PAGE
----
The "From Strategy to Implementation" article argued that more important than strategy is implementation (although ideally both will be executed well). While I can agree with the logic behind this I wonder if corporate strategy implementation is possible in businesses (for the purposes of my argument I will discuss restaurants) that grow through franchising.
Most chain restaurants in the US are grown through franchising, where an equal business partner opens a new restaurant by investing their own money. Through this investment the franchise (ex: McDonald's) and the franchisee (investor) become equal partners in the restaurant's opening and share in the profits. While the franchise benefits financially through the growth and sale of these new restaurants it has very little control on specifics of how that business is run in terms of the elements presented in "From Strategy to Implementation"
1. People and Incentives
While franchises can offer suggested practices for start up businesses they are not always followed. The article used the example of the cookie company that advertised "Be your own boss" to managers. Naturally this attracted entrepreneurial investors who did not stick to the proven method of operation. On the other hand, many times corporate strategies are not applicable to all franchisees. McDonald's forced all restaurants to invest over $100,000 on new equipment for the McCafe but owners in and around Boston protested knowing that local people had a strong loyalty to Dunkin Donuts coffee. The franchisees proved right in this case that the McCafe was largely unsuccessful in Boston.
2. Supportive Activities
Non-franchised firms find it very difficult to align supporting activities in business even when they receive strategy from a top-down hierarchy. Many times franchised restaurants have differing suppliers, lenders, and differing hiring practices that make alignment of supporting activities as a corporation nearly impossible, especially considering franchisees often consider themselves independent owners.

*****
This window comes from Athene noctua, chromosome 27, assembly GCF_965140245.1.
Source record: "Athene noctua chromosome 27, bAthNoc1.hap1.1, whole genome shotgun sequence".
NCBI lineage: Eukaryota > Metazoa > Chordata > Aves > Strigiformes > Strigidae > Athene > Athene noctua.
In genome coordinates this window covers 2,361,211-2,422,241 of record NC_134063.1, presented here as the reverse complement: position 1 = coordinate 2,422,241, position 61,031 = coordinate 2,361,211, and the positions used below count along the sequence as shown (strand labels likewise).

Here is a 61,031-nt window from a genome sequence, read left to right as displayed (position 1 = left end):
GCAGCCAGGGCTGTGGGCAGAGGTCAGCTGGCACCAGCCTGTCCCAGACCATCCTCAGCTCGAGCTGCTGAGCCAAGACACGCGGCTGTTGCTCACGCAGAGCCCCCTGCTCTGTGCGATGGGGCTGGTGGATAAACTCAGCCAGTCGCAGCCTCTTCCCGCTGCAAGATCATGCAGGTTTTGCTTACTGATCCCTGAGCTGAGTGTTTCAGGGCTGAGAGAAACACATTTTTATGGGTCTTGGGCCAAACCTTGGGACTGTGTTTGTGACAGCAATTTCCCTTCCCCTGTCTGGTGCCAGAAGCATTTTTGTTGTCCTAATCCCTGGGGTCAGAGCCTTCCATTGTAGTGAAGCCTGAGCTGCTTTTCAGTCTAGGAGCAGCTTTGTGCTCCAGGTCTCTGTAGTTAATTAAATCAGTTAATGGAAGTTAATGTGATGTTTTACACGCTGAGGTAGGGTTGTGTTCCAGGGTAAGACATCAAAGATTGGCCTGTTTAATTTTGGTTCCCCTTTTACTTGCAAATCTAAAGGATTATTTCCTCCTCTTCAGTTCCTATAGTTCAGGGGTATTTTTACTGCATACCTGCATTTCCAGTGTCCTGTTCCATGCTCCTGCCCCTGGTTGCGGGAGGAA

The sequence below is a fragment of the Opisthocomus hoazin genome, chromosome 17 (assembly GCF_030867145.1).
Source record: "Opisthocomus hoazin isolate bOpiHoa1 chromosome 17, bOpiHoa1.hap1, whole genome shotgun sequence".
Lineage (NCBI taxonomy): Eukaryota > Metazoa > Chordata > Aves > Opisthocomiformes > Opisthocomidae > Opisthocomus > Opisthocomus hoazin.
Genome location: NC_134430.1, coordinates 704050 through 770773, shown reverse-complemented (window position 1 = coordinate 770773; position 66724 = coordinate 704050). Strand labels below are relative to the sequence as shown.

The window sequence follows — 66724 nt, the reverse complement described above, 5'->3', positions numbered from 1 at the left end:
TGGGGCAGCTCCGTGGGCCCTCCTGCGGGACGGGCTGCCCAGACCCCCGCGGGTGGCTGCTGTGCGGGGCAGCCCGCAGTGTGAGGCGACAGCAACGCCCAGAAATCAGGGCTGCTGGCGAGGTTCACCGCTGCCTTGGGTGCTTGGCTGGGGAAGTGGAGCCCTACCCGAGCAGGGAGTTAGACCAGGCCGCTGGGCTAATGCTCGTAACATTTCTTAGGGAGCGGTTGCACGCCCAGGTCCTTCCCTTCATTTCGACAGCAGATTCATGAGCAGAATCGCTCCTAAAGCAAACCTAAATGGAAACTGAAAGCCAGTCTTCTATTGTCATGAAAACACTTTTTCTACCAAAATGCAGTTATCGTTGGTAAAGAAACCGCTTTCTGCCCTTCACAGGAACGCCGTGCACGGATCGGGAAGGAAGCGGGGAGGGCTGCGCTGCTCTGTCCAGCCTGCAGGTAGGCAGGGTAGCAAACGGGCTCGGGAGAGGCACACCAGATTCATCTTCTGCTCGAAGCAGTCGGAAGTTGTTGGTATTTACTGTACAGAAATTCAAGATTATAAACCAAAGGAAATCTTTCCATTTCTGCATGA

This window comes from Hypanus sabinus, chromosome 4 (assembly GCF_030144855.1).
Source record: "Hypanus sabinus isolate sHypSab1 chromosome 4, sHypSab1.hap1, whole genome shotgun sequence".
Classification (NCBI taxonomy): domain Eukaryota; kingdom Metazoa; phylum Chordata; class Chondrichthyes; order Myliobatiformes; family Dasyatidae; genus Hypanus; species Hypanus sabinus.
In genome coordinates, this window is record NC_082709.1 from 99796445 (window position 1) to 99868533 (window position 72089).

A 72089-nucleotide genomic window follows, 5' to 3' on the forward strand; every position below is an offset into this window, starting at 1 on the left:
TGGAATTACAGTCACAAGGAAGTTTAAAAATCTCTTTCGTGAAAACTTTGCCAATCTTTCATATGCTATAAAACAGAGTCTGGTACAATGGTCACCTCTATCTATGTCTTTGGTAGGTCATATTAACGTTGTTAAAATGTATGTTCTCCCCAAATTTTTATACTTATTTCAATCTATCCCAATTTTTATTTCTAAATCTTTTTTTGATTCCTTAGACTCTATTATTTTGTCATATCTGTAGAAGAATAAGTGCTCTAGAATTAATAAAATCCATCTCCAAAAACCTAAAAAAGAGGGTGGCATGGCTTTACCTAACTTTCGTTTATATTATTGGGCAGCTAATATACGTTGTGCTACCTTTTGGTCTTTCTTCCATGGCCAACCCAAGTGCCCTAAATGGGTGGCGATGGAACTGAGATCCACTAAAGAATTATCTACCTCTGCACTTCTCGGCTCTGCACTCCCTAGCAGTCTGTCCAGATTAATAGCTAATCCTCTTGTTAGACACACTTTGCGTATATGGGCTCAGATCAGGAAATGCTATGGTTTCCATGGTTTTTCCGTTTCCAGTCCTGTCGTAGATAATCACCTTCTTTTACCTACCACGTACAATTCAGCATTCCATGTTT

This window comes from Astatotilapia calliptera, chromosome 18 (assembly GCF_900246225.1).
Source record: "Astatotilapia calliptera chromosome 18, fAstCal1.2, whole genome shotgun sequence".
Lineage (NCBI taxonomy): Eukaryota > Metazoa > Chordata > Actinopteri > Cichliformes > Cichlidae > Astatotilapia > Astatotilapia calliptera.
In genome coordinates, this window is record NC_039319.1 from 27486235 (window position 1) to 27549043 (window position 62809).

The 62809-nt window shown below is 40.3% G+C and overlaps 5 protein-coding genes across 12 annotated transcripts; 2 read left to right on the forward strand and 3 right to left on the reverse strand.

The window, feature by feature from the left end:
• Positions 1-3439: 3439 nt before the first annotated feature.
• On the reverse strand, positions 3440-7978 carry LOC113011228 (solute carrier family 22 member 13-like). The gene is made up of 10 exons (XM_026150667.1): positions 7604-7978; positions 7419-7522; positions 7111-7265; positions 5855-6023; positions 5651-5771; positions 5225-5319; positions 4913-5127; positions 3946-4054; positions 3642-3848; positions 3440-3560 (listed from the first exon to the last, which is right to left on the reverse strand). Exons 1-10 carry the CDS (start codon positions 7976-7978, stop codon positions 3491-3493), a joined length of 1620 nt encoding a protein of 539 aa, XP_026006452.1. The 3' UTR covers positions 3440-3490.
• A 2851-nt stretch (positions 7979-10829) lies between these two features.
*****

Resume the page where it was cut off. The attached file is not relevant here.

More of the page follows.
3. Organizational Structure
To create a lean business process, managers often institute a horizontal hierarchy focusing more on teams and coaches rather than managers and personnel. For this reason many franchised restaurants have customized operations unique to that store alone rather than an organizational structure as a corporation.
4. Culture and leadership
As an equal partner and investor in the business, franchisees often decide the culture among their employees although the restaurant experience to the customer is dictated by the corporation
I do not disagree with the author that these criteria are essential to successful strategy implementation I would only ask whether or not this is attainable in franchised restaurants. The menu and customer experience generally stay the same across the corporation but to be able to move strategically as a restaurant corporation seems nearly impossible. I believe a lack of ability to change or alter strategy is why there is such rapid growth and decline of restaurants chains. A successful restaurant with a unique strategy can expand quickly through franchising but when faced by superior competition it is rare that the corporation can act as a single unit to change its business strategy across its many franchised restaurants.
Question: After its growth for the sake of growth strategy, has Starbucks been able to successfully focus its goals and strategy on profits?